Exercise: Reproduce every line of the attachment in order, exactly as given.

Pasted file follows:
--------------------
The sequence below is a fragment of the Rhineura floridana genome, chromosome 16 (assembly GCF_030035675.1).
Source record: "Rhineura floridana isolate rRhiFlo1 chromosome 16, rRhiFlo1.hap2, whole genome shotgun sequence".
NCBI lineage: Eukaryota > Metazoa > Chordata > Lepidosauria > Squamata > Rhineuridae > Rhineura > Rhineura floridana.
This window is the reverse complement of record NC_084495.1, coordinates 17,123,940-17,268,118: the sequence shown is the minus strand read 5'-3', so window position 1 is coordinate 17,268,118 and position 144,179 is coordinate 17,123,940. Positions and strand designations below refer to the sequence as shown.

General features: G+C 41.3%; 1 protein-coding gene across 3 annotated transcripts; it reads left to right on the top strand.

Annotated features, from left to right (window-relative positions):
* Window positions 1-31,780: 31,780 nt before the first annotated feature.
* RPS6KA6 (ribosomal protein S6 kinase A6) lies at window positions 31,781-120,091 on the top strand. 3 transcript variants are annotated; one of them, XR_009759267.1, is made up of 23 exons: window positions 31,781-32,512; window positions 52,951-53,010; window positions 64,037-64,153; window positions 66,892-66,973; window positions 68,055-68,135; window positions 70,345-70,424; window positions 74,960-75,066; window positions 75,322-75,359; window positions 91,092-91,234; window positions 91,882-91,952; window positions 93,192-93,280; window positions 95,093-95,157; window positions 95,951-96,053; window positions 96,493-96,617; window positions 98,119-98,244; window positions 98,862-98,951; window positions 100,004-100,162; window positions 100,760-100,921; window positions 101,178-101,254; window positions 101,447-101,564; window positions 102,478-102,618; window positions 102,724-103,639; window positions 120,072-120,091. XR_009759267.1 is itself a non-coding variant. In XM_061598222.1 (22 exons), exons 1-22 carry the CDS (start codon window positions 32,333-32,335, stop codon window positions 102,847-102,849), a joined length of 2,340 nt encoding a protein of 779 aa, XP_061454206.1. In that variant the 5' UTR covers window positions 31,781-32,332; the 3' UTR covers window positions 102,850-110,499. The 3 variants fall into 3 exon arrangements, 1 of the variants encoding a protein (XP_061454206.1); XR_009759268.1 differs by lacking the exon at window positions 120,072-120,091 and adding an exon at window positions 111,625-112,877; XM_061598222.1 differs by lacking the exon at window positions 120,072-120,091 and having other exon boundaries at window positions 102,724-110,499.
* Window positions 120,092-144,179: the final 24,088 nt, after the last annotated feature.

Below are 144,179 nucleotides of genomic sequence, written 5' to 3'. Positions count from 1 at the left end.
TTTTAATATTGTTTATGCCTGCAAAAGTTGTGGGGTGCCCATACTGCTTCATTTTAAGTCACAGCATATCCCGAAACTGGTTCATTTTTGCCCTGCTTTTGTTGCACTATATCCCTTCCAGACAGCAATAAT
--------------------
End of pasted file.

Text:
The sequence below is a fragment of the Rhineura floridana genome, chromosome 16 (assembly GCF_030035675.1).
Source record: "Rhineura floridana isolate rRhiFlo1 chromosome 16, rRhiFlo1.hap2, whole genome shotgun sequence".
NCBI lineage: Eukaryota > Metazoa > Chordata > Lepidosauria > Squamata > Rhineuridae > Rhineura > Rhineura floridana.
This window is the reverse complement of record NC_084495.1, coordinates 17,123,940-17,268,118: the sequence shown is the minus strand read 5'-3', so window position 1 is coordinate 17,268,118 and position 144,179 is coordinate 17,123,940. Positions and strand designations below refer to the sequence as shown.

General features: G+C 41.3%; 1 protein-coding gene across 3 annotated transcripts; it reads left to right on the top strand.

Annotated features, from left to right (window-relative positions):
* Window positions 1-31,780: 31,780 nt before the first annotated feature.
* RPS6KA6 (ribosomal protein S6 kinase A6) lies at window positions 31,781-120,091 on the top strand. 3 transcript variants are annotated; one of them, XR_009759267.1, is made up of 23 exons: window positions 31,781-32,512; window positions 52,951-53,010; window positions 64,037-64,153; window positions 66,892-66,973; window positions 68,055-68,135; window positions 70,345-70,424; window positions 74,960-75,066; window positions 75,322-75,359; window positions 91,092-91,234; window positions 91,882-91,952; window positions 93,192-93,280; window positions 95,093-95,157; window positions 95,951-96,053; window positions 96,493-96,617; window positions 98,119-98,244; window positions 98,862-98,951; window positions 100,004-100,162; window positions 100,760-100,921; window positions 101,178-101,254; window positions 101,447-101,564; window positions 102,478-102,618; window positions 102,724-103,639; window positions 120,072-120,091. XR_009759267.1 is itself a non-coding variant. In XM_061598222.1 (22 exons), exons 1-22 carry the CDS (start codon window positions 32,333-32,335, stop codon window positions 102,847-102,849), a joined length of 2,340 nt encoding a protein of 779 aa, XP_061454206.1. In that variant the 5' UTR covers window positions 31,781-32,332; the 3' UTR covers window positions 102,850-110,499. The 3 variants fall into 3 exon arrangements, 1 of the variants encoding a protein (XP_061454206.1); XR_009759268.1 differs by lacking the exon at window positions 120,072-120,091 and adding an exon at window positions 111,625-112,877; XM_061598222.1 differs by lacking the exon at window positions 120,072-120,091 and having other exon boundaries at window positions 102,724-110,499.
* Window positions 120,092-144,179: the final 24,088 nt, after the last annotated feature.

Below are 144,179 nucleotides of genomic sequence, written 5' to 3'. Positions count from 1 at the left end.
TTTTAATATTGTTTATGCCTGCAAAAGTTGTGGGGTGCCCATACTGCTTCATTTTAAGTCACAGCATATCCCGAAACTGGTTCATTTTTGCCCTGCTTTTGTTGCACTATATCCCTTCCAGACAGCAATAAT